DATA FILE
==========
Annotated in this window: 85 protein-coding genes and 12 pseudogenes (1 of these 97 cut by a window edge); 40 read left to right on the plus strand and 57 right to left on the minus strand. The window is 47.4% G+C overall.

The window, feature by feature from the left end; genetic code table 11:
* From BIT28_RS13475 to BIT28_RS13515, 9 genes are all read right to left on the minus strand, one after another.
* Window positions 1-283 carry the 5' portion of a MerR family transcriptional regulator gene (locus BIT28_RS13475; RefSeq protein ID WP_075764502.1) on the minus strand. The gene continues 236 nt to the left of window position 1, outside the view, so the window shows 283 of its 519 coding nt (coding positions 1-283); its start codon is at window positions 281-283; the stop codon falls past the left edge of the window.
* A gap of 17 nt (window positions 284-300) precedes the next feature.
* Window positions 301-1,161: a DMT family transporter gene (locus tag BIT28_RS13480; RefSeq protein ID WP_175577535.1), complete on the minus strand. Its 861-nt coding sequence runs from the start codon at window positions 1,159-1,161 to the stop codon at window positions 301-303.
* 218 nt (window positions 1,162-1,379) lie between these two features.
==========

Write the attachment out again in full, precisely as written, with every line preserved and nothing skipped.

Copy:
Annotated in this window: 85 protein-coding genes and 12 pseudogenes (1 of these 97 cut by a window edge); 40 read left to right on the plus strand and 57 right to left on the minus strand. The window is 47.4% G+C overall.

The window, feature by feature from the left end; genetic code table 11:
* From BIT28_RS13475 to BIT28_RS13515, 9 genes are all read right to left on the minus strand, one after another.
* Window positions 1-283 carry the 5' portion of a MerR family transcriptional regulator gene (locus BIT28_RS13475; RefSeq protein ID WP_075764502.1) on the minus strand. The gene continues 236 nt to the left of window position 1, outside the view, so the window shows 283 of its 519 coding nt (coding positions 1-283); its start codon is at window positions 281-283; the stop codon falls past the left edge of the window.
* A gap of 17 nt (window positions 284-300) precedes the next feature.
* Window positions 301-1,161: a DMT family transporter gene (locus tag BIT28_RS13480; RefSeq protein ID WP_175577535.1), complete on the minus strand. Its 861-nt coding sequence runs from the start codon at window positions 1,159-1,161 to the stop codon at window positions 301-303.
* 218 nt (window positions 1,162-1,379) lie between these two features.